Despite Limited Treatments, Advances in Frontline HCC and High-Risk RCC Heralded

Mike Hennessy, Sr, Chairman

Targeted Therapies in Oncology, February 1, 2021, Volume 10, Issue 2
Pages: 8

Delivering the right treatment to the right patient with an eye toward tumor characteristics and gene alterations is at the heart of precision medicine. In this issue, we explore ongoing efforts to achieve precision medicine across disease settings.

Delivering the right treatment to the right patient with an eye toward tumor characteristics and gene alterations is at the heart of precision medicine. In this issue, we explore ongoing efforts to achieve precision medicine across disease settings.

The advent of immune checkpoint inhibitors (ICIs) across many cancer settings has been nothing short of remarkable, and none more so than in esophageal cancer—as detailed in the Special Report. Because of a paucity of effective treatments, results from the KEYNOTE-590 (NCT03189719) and Check-Mate 649 (NCT02872116) trials evaluating the combination of ICIs and chemotherapy in the frontline setting have given renewed hope to clinicians who treat patients with esophageal cancer (pages 26-29). In the second-line setting and beyond, findings from the KEYNOTE-181 (NCT02564263) and ATTRACTION-3 (NCT02569242) trials further established ICIs as a viable treatment in patients who are refractory or intolerant to previous chemotherapy in advanced disease.

This issue’s hepatocellular carcinoma coverage focuses on efforts to refine the use of lenvatinib (Lenvima) in this difficult-to-treat cancer. Although the agent has demonstrated antitumor effects in the second line, long-term safety data are still lacking with adverse effects that require monitoring by the treating clinician (page 47). Patients enrolled in clinical trials are different from populations treated in the real world, so efforts to delineate adverse effects are always welcome and useful to community oncologists in the clinic. In the second study presented at the American Association for the Study of Liver Diseases Annual Meeting, the use of relative dose intensity and levels of ammonia were identified as potential predictors of tolerability for lenvatinib (page 51).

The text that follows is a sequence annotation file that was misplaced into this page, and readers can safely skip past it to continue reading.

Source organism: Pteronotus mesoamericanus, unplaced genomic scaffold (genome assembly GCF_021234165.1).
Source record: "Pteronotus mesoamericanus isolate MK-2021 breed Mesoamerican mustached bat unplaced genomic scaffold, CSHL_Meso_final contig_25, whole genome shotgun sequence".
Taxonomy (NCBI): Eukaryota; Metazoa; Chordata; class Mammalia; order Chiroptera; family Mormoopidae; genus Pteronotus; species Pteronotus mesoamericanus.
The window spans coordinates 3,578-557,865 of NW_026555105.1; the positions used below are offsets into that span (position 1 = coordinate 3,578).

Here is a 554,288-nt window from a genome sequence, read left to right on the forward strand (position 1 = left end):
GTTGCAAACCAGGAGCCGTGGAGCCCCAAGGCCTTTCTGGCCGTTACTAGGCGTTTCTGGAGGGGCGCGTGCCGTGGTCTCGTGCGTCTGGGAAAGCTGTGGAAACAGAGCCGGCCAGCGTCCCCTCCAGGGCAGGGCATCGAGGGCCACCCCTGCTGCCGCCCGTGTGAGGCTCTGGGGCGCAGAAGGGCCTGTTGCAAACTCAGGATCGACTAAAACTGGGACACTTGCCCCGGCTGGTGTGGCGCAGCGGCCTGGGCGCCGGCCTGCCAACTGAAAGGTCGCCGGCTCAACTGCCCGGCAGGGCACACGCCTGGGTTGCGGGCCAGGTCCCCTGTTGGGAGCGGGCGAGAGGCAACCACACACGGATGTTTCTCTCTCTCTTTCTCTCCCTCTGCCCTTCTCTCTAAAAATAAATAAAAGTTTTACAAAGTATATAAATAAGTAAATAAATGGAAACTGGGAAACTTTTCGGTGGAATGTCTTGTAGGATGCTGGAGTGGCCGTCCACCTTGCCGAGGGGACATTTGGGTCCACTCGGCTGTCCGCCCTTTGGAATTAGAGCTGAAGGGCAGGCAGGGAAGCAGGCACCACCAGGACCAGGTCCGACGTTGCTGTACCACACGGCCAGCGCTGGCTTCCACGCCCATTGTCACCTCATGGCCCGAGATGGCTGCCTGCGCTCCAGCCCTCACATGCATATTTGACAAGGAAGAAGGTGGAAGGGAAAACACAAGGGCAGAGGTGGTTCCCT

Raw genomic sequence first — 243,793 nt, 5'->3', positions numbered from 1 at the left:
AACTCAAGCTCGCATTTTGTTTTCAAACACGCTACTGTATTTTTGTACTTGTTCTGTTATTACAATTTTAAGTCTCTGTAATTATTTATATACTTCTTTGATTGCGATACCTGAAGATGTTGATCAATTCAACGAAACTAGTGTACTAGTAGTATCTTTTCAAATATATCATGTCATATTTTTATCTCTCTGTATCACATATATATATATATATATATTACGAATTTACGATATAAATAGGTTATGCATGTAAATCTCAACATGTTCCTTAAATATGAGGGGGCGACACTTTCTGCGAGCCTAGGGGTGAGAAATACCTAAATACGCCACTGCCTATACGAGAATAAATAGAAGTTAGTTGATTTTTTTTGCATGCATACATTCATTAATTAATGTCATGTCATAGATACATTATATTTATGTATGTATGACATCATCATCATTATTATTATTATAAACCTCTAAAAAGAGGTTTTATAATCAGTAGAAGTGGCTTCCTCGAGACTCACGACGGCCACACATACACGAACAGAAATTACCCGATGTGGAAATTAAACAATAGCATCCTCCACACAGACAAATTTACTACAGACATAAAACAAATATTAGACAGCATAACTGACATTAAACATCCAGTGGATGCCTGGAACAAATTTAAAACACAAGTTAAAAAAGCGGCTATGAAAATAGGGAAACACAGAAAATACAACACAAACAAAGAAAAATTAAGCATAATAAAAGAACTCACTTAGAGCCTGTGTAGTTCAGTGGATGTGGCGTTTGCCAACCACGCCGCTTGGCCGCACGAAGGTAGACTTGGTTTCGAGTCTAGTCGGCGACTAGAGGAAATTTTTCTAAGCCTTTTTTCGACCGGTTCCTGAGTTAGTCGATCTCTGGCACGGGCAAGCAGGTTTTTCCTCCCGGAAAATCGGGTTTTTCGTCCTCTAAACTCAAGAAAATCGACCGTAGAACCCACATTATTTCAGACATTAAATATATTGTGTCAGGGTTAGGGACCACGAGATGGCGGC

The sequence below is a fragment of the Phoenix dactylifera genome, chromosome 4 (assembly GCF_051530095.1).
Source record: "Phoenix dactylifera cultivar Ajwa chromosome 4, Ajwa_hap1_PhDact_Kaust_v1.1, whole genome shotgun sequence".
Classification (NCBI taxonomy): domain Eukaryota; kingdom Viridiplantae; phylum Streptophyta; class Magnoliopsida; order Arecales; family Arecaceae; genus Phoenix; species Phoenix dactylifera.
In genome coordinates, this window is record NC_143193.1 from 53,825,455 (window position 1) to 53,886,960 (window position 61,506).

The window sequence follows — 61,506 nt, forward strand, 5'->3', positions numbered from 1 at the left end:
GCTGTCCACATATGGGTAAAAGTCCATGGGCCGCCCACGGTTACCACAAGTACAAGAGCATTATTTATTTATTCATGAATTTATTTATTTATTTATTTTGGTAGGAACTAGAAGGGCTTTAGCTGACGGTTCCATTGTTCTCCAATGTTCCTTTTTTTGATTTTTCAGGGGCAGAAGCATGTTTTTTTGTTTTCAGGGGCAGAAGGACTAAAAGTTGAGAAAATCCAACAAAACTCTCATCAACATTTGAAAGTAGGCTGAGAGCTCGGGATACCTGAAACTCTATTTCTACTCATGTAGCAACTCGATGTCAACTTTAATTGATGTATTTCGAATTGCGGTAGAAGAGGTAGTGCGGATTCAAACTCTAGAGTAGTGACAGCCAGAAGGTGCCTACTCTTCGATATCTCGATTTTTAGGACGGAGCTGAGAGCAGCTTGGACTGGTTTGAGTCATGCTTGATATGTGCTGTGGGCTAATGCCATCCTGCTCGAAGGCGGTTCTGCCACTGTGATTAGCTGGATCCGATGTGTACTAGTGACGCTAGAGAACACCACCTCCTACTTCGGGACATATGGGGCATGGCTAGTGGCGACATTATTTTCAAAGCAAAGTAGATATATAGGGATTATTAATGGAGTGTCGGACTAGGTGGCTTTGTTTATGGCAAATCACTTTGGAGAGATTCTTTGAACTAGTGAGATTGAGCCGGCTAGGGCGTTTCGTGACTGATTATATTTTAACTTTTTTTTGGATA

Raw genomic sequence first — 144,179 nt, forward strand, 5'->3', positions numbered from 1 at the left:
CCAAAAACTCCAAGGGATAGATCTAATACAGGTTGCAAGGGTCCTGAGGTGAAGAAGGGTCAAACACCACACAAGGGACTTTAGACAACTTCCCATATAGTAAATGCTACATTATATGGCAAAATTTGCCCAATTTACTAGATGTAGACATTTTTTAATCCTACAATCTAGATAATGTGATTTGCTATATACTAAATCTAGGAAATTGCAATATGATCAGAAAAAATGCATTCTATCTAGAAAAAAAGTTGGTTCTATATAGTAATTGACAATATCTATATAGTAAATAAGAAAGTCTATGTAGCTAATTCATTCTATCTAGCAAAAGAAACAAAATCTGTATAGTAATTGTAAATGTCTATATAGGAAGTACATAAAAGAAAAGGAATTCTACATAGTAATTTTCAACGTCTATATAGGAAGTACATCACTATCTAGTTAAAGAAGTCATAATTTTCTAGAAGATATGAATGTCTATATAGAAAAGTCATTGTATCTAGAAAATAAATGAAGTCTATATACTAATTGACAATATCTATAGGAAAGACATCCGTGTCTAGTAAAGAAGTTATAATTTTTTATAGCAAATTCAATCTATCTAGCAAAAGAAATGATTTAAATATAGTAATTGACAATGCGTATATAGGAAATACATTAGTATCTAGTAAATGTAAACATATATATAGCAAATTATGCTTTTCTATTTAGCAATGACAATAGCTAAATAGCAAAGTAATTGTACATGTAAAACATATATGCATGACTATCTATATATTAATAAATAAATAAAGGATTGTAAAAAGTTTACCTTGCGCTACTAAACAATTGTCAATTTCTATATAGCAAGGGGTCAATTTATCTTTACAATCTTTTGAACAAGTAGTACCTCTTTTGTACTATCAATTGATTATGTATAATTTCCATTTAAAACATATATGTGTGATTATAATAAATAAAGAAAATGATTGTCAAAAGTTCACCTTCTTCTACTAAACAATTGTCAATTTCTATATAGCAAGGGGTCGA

The small molecule inhibitor PT2385 was evaluated in patients with von Hippel–Lindau (VHL) disease–associated clear cell renal cell carcinoma (ccRCC) and nonrenal tumors in a presentation during the Society of Urologic Oncology (SUO) Annual Meeting (pages 36-37). Disease stabilization and improvement were observed for all patients with VHL manifestations. In another study presented during the SUO meeting, nivolumab (Opdivo) given in the neoadjuvant setting demonstrated tolerability in patients with nonmetastatic, high-risk ccRCC (pages 44-45).

In the Precision Medicine in Oncology column, we turn to the NCI-MATCH trial (pages 54-55). In this umbrella trial, investigators from the ECOG-ACRIN Cancer Research Group and the National Cancer Institute sought to determine whether therapy could be better targeted if oncologists could identify molecular alterations using next-generation sequencing and administering currently available approved or experimental drugs—either singly or in combination—that fit those targets.

We look forward to sharing these advancements in precision medicine in future issues of Targeted Therapies in Oncology.